Turkey talk for the Thanksgiving table

And other interesting tidbits to keep conversation flowing on Thanksgiving.

The Thanksgiving holiday is little more than a day away now, as is the snooze-inducing turkey coma many Americans are going to slip into after (or before, sneaky slackers... ) the plates have been scrubbed. Before arriving at the stuffed state of the holiday, you need to make it through dinner. Here are some fun facts to keep the conversation going amidst all that chewing.

1. There are seven U.S. cities/towns named after many American's favorite Thanksgiving side, cranberries. Towns named Cranberry exist in Maryland, North Carolina, West Virginia and New Jersey, while Pennsylvania is home to three towns paying homage to the red berry.

2. There were 242 million turkeys raised in the United States in 2013. That's a ton of turkey sandwiches, although it's noted that turkey totals are also down by 5 percent from last year. 
3. Another popular Turkey Day side dish, 2.6 billion pounds of sweet potatoes were harvested in the U.S. last year and will be making their way into people's bellies during Thursday's dinner.

4. President Abraham Lincoln proclaimed Thanksgiving a national holiday 150 years ago, in 1863, in response to a campaign by magazine editor Sara Joseph Hale. Before that, the only two national holidays were Washington's Birthday and Independence Day. Hale, by-the-way, penned the nursery rhyme "Mary Had a Little Lamb." Thanks, Sara!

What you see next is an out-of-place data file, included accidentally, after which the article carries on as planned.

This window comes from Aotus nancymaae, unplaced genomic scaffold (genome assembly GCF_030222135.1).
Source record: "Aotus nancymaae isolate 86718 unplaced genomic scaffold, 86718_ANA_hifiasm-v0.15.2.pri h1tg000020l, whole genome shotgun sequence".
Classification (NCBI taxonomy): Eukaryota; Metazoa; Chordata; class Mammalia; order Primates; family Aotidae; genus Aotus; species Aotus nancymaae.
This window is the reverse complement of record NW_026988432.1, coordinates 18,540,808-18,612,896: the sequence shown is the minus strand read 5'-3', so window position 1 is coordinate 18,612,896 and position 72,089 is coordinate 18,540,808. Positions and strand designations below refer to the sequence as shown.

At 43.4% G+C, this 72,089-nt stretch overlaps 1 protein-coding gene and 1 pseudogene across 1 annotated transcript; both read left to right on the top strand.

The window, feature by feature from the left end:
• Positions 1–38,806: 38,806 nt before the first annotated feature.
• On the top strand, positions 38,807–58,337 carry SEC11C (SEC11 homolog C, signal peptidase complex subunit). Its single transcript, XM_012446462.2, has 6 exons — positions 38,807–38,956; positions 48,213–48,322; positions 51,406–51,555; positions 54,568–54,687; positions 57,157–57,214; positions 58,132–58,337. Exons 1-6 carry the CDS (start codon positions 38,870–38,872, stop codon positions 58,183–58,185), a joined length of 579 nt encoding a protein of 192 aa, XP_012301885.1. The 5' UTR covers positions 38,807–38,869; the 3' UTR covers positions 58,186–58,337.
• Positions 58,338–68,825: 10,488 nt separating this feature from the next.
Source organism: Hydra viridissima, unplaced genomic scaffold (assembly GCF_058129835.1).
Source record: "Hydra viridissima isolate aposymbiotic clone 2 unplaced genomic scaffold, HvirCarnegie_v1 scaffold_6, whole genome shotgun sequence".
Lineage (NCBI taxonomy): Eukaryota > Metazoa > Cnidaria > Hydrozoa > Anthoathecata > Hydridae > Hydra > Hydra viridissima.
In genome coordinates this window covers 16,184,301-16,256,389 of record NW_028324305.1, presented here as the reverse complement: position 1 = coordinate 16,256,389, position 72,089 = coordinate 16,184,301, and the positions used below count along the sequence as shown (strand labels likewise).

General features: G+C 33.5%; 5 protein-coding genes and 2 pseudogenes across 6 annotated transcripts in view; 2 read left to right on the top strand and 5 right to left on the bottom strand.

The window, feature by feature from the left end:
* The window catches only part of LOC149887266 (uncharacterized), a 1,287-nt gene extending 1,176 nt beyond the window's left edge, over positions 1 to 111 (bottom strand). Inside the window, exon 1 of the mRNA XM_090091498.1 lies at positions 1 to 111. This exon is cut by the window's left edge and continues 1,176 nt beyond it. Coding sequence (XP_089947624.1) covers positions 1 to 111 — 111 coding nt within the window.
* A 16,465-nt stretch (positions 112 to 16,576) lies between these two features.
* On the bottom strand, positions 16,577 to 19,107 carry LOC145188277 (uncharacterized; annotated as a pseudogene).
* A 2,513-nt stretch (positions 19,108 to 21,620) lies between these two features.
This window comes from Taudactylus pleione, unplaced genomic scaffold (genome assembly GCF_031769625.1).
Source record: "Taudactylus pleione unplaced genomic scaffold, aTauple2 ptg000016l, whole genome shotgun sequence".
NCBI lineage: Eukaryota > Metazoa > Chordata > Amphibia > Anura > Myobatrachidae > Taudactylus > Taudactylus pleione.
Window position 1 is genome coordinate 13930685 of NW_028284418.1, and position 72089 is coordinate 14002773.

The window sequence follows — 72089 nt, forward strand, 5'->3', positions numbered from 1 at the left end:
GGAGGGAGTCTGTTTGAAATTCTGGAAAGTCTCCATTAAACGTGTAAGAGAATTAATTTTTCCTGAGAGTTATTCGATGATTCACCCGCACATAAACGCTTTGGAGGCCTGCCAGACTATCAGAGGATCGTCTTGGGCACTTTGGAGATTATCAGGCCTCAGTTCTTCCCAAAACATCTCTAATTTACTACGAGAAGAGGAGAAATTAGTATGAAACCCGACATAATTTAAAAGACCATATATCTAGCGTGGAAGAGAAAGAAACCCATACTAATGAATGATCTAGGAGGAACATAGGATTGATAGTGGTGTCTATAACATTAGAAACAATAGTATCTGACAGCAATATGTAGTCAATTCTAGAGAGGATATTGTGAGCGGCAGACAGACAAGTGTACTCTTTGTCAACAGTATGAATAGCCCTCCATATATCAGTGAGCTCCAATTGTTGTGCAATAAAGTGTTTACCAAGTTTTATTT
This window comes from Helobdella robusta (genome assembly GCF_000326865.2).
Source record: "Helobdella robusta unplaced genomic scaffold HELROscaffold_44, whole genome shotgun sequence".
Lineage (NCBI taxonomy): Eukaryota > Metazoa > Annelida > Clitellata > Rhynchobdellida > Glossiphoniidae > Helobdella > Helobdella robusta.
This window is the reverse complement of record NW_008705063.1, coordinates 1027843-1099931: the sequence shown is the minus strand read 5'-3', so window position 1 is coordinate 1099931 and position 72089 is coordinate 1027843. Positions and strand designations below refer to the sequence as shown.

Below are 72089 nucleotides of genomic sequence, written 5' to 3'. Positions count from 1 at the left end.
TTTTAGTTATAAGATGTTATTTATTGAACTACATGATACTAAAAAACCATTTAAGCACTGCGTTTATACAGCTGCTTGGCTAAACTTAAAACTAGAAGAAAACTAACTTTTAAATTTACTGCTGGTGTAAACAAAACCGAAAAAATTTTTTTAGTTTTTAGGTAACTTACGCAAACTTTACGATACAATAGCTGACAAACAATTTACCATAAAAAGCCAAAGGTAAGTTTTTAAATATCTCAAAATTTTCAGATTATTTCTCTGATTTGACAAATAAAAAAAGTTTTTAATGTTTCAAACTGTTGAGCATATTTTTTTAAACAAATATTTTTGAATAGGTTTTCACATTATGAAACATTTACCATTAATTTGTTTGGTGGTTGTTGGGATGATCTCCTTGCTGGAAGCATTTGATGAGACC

5. Benjamin Franklin endorsed the turkey. He felt that it was “a much more respectable bird,” than the our nation's actual mascot, the eagle. Franklin was sorely disappointed that it had not been chosen to represent our fair nation. After all, the turkey was, as he put it, “a true, original native of America.”

6. When Neil Armstrong and Buzz Aldrin sat down to eat their first meal on the moon, their delicious foil packets contained roast turkey with all of the trimmings.

On to some fun bits about another holiday tradition, the Macy's Thanksgiving Day Parade, now in its 87th year.

7. Four new balloons are ready to make their parade debut on Thursday — Toothless from the 2010 animated film How to Train Your Dragon, along with Finn and Jake from Cartoon Network's popular animated series Adventure Time. We'll also see a new-and-improved version of Spongebob Squarepants, plus America's beloved beagle, Snoopy gets his seventh balloon update. This year Snoopy ditches his aviator hat and goggles in favor of his bird buddy Woodstock. Keep your fingers crossed that we'll actually get to see these four and the 50 other parade balloons — the threat of forecasted strong winds in the Big Apple could mean they're not able to take flight.

8. Probably the biggest turkey one will see this holiday season: Macy's classic Tom Turkey float, which stands 21 feet tall. 

9. For all those Hello Kitty lovers out there, it’s her 39th anniversary this year. Her balloon incarnation stands 36 feet tall, 38 feet wide and 50 feet long, and the retro airplane design is a throwback to one of the first Hello Kitty looks from the 1970s.

10. More official than any mall visit, the parade's Santa’s Sleigh float marks the official official start of the Christmas season. The final float in the parade showcases Santa’s toyshop as well as a giant ice and granite obelisk supported by ice sculptures of a walrus and a polar bear. 

11. Gone are the days in which only women were enlisted help the nation solve its turkey-cooking fiascos. San Diego food blogger RJ Jaramillo is the first ever-male spokesman for Butterball’s Turkey Talk-Line. Making history, folks.